9-1-1: Lone Star EP on That Finale Shakeup — What's Next for the 126?
A violent dust storm hit Austin on Monday’s 9-1-1: Lone Star finale, but even after it settled, the future of the 126 remained unclear.
Let’s start with Tommy, who began the hour by deciding to resign from her position in order to care for her daughters at home. (Charles’ life insurance turned out to be “more than she expected,” affording her the chance to become a full-time mom.) But after an especially eventful day of saving lives — which was encouraged by her daughters, who reminded Tommy that the world still needs her — she opted to remain in the game.
As for how she’s going to make that work, showrunner Tim Minear tells TVLine, “To me, that’s the story. Tommy is a young widow with two young kids. What is the path that she has to carve out for herself? How does she come out the other end of that? Her whole future is not what she thought it was going to be. She has to make some choices. That is fodder for story.”
With the 126’s base of operations still out of commission, Monday’s finale also saw the displaced team members scattered to various firehouses throughout the city. They hoped to reunite after repairing the station, until Billy revealed that his first act as the new deputy fire chief — a job offer Owen rejected earlier in the episode — was to shut down the 126 for good.
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Minear won’t reveal exactly how things will play out, but it’s a “definite possibility” that the (former) members of the 126 will remain at their new firehouses when Lone Star returns for Season 3 in 2022. He also reminds us that we “just can’t trust Billy,” but that much was already clear.
The real stand-out in this finale — besides Owen, who gave Billy a well-deserved punch in the face — was Mateo, who proved how much he’s grown by saving countless lives all by himself. And even though Owen may not be his captain anymore, Minear promises that “there’s much more to learn about Mateo.” He adds, “Julian Works is so underrated. He’s really going to surprise people. To me, he’s Jack Nicholson. You just don’t know it yet.”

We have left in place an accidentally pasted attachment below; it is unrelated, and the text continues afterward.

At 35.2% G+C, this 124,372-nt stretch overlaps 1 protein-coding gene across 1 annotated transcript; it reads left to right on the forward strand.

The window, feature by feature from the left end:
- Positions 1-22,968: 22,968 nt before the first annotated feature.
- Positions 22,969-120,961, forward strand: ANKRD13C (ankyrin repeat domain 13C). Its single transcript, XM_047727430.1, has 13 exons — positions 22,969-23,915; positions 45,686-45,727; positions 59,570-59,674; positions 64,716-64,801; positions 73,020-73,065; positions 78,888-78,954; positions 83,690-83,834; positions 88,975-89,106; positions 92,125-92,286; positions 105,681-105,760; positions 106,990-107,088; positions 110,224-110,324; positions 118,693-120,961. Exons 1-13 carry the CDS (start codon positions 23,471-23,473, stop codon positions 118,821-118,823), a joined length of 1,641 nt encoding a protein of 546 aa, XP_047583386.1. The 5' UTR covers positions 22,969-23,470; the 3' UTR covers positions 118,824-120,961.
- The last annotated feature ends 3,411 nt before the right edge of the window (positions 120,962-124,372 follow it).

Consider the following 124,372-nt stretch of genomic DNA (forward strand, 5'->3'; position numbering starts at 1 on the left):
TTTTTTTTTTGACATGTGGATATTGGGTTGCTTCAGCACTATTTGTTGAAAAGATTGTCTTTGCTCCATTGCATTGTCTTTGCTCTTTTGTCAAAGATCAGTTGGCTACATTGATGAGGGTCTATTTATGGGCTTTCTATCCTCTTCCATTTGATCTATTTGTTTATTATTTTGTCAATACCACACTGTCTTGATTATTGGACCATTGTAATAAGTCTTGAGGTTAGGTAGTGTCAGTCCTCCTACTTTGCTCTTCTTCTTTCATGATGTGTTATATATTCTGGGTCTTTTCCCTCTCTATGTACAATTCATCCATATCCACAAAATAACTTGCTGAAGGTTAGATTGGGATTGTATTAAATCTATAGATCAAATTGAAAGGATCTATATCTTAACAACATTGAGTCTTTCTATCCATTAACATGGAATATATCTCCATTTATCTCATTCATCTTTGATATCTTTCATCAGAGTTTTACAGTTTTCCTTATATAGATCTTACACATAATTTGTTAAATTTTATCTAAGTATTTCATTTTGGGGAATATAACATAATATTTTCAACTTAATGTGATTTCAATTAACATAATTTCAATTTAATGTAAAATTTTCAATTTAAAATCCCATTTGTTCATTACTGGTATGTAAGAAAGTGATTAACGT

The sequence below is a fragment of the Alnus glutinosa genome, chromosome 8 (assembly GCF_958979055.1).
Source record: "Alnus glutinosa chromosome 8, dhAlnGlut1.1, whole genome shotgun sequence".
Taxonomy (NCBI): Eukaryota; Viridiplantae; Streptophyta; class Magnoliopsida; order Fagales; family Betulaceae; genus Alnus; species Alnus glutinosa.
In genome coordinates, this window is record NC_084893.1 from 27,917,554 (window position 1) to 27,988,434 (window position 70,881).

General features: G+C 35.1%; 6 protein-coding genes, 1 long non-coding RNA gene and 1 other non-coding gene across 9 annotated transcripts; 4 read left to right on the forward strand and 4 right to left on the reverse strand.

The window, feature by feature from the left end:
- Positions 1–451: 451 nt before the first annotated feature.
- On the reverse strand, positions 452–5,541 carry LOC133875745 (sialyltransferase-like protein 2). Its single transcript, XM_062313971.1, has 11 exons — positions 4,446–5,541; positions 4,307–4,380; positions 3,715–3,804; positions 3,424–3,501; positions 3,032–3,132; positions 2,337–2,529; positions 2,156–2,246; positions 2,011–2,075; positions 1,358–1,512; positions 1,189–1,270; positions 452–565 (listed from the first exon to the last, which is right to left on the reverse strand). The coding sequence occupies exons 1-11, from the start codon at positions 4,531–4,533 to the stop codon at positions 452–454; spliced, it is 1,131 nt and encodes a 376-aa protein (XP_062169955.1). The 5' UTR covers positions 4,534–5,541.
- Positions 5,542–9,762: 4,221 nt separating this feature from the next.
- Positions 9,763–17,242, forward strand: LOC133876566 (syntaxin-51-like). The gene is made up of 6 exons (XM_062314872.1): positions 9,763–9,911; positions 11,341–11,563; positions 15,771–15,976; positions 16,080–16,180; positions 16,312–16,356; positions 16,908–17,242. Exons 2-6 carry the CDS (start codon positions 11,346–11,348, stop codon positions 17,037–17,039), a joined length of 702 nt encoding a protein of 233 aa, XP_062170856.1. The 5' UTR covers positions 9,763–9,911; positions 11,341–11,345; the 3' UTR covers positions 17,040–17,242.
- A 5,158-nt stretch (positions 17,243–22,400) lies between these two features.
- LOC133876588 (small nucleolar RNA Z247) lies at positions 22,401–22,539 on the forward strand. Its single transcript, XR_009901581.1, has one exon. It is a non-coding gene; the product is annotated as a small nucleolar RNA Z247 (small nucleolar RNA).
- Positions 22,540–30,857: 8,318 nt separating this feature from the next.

And here’s a fun fact for all you American Horror Story fans: director Bradley Buecker used the same smoke machine to make Lone Star‘s dust storm that he used to craft the post-apocalyptic vibe in AHS: Apocalypse. “He has directed a lot of our big episodes, and he really knows how to go out there and just get it done,” Minear says.
Speaking of getting things done, this epic hour was just as much of an undertaking as it looked. More specifically, Minear says we have “no freaking idea” how much work it was.
“We finished shooting the elevator scenes on Tuesday [May 18], and I finished cutting it on Friday [May 21],” he says in slight disbelief. “But the way we pulled it off was very simple — we have an amazing crew; we have a cast that’s willing to roll with the punches; we have [executive producer] Rashad Raisani], who’s someone I can count on through fire and snow; and we have an amazing post-production team. We finished the mix yesterday morning — and that [co-executive producer] Jeff Dickerson got Fleetwood Mac’s ‘The Chain’ to clear! I didn’t think we were going to get it for that scene, but we did!”
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